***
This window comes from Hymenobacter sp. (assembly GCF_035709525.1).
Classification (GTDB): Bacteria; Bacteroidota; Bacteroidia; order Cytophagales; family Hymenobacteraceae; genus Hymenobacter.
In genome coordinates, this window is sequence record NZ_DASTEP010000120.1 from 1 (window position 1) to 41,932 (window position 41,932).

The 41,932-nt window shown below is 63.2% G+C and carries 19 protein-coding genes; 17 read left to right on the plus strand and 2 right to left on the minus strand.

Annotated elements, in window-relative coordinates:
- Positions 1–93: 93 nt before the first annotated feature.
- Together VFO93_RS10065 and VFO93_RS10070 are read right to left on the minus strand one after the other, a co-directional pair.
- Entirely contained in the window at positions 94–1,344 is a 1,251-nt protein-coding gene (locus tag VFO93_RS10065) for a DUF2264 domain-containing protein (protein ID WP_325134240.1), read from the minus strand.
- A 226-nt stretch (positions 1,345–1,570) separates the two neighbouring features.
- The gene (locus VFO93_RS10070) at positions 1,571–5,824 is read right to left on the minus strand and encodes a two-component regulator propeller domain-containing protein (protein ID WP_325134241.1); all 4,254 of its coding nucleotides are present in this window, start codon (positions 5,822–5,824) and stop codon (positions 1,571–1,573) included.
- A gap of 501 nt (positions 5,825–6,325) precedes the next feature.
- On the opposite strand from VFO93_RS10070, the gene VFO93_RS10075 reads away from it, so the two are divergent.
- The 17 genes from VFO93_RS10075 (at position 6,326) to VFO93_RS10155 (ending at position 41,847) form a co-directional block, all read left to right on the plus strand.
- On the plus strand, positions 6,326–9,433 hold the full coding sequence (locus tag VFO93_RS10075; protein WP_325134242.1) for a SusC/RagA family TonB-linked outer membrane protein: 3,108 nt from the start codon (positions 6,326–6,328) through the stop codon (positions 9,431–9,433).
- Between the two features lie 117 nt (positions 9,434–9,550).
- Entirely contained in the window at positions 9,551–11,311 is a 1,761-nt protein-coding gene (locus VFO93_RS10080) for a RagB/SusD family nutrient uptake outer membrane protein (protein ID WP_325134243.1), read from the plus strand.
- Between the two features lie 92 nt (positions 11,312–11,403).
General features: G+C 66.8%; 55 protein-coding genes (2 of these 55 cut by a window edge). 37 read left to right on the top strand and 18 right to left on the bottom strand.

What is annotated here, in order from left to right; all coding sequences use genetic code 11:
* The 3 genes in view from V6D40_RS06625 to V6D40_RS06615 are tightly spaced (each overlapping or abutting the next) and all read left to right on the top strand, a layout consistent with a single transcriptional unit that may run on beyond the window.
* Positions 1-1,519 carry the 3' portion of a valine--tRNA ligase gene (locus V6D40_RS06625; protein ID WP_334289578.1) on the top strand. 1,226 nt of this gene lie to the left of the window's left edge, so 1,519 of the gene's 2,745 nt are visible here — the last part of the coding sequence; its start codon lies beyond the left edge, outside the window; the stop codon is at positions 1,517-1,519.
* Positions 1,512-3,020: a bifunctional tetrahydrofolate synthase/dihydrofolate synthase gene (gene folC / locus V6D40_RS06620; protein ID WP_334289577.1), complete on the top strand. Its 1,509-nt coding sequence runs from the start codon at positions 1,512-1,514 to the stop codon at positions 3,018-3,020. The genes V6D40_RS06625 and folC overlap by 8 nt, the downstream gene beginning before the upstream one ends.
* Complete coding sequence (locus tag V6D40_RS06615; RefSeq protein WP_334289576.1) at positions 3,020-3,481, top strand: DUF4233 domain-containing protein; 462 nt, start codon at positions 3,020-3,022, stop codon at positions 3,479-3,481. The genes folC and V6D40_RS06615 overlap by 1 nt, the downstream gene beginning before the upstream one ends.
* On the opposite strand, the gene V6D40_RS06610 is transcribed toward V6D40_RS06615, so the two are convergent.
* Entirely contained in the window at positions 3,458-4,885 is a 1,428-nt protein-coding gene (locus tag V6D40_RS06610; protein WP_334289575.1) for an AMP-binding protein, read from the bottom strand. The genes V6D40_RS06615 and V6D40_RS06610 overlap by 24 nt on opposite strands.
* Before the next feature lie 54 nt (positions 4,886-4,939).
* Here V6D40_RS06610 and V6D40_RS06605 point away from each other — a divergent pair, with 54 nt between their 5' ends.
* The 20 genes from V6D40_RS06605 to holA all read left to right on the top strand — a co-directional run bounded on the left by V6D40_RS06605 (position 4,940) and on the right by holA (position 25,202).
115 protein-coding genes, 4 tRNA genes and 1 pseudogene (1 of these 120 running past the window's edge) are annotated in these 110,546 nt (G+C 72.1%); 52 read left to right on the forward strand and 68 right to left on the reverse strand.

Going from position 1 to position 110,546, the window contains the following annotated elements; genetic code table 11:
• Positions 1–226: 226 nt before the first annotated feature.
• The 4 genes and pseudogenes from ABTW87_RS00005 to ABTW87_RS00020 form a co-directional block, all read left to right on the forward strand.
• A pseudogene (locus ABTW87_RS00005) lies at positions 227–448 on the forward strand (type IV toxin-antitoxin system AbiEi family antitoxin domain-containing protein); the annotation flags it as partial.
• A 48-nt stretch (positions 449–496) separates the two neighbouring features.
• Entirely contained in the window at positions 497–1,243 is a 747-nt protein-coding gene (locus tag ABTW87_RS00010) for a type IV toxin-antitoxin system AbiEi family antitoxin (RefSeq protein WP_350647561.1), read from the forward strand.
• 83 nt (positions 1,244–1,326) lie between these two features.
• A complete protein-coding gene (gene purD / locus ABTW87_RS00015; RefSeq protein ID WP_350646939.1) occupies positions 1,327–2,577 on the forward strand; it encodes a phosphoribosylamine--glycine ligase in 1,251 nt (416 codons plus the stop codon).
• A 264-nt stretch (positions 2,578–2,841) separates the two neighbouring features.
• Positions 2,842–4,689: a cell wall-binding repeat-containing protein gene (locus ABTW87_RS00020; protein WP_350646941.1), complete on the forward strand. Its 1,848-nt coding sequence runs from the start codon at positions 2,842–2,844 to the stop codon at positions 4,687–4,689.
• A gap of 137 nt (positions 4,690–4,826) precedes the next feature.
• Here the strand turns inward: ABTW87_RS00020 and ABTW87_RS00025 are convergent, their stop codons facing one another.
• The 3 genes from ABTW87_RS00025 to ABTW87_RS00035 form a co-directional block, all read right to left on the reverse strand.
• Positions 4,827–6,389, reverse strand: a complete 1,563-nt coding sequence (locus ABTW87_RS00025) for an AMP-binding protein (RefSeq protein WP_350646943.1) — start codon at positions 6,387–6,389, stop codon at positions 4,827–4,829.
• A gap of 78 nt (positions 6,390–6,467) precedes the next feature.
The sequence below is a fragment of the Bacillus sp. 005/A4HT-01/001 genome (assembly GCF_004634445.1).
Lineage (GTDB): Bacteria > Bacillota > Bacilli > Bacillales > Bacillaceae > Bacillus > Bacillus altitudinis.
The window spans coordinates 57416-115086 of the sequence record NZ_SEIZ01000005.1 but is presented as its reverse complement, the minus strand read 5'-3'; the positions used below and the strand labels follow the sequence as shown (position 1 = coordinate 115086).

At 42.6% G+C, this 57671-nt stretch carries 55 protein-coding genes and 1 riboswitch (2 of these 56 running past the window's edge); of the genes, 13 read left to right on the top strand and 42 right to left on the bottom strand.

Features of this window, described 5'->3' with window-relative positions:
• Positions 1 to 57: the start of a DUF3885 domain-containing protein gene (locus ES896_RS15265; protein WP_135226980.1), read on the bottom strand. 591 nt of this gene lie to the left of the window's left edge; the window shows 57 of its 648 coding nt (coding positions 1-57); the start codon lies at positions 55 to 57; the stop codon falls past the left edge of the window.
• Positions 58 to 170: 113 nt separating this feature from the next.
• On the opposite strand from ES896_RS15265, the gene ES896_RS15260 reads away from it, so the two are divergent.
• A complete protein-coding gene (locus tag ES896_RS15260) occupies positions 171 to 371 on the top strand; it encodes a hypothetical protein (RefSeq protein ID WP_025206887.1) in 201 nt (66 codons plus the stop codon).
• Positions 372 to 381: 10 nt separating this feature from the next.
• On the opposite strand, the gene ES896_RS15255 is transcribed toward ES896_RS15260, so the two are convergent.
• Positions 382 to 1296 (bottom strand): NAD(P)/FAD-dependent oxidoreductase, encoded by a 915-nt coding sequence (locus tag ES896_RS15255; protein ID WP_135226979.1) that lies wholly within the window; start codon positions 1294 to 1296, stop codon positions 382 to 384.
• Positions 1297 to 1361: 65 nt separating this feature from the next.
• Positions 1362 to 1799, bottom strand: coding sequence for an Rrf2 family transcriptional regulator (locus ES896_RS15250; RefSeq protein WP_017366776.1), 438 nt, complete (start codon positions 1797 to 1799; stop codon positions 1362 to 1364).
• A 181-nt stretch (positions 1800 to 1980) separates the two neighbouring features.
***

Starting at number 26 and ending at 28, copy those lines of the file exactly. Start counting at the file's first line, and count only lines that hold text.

* Before the next feature lie 54 nt (positions 4,886-4,939).
* Here V6D40_RS06610 and V6D40_RS06605 point away from each other — a divergent pair, with 54 nt between their 5' ends.
* The 20 genes from V6D40_RS06605 to holA all read left to right on the top strand — a co-directional run bounded on the left by V6D40_RS06605 (position 4,940) and on the right by holA (position 25,202).